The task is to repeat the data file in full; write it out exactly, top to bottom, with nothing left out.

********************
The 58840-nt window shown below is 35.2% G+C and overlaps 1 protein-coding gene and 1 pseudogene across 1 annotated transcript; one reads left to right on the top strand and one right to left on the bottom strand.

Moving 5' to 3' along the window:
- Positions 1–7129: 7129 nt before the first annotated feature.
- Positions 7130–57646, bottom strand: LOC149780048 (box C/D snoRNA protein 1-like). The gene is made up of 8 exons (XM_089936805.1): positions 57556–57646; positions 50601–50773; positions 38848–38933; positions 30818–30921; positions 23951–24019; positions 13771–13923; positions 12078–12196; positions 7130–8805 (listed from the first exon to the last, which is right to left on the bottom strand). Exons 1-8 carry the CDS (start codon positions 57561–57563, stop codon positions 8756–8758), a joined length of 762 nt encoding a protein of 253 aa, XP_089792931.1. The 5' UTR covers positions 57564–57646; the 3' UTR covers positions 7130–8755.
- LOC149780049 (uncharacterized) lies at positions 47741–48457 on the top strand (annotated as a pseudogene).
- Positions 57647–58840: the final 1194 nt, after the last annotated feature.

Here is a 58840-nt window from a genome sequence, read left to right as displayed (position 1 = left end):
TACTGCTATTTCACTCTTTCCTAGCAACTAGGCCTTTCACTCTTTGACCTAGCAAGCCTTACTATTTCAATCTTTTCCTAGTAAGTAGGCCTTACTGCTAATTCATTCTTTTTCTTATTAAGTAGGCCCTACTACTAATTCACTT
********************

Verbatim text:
The 58840-nt window shown below is 35.2% G+C and overlaps 1 protein-coding gene and 1 pseudogene across 1 annotated transcript; one reads left to right on the top strand and one right to left on the bottom strand.

Moving 5' to 3' along the window:
- Positions 1–7129: 7129 nt before the first annotated feature.
- Positions 7130–57646, bottom strand: LOC149780048 (box C/D snoRNA protein 1-like). The gene is made up of 8 exons (XM_089936805.1): positions 57556–57646; positions 50601–50773; positions 38848–38933; positions 30818–30921; positions 23951–24019; positions 13771–13923; positions 12078–12196; positions 7130–8805 (listed from the first exon to the last, which is right to left on the bottom strand). Exons 1-8 carry the CDS (start codon positions 57561–57563, stop codon positions 8756–8758), a joined length of 762 nt encoding a protein of 253 aa, XP_089792931.1. The 5' UTR covers positions 57564–57646; the 3' UTR covers positions 7130–8755.
- LOC149780049 (uncharacterized) lies at positions 47741–48457 on the top strand (annotated as a pseudogene).
- Positions 57647–58840: the final 1194 nt, after the last annotated feature.

Here is a 58840-nt window from a genome sequence, read left to right as displayed (position 1 = left end):
TACTGCTATTTCACTCTTTCCTAGCAACTAGGCCTTTCACTCTTTGACCTAGCAAGCCTTACTATTTCAATCTTTTCCTAGTAAGTAGGCCTTACTGCTAATTCATTCTTTTTCTTATTAAGTAGGCCCTACTACTAATTCACTT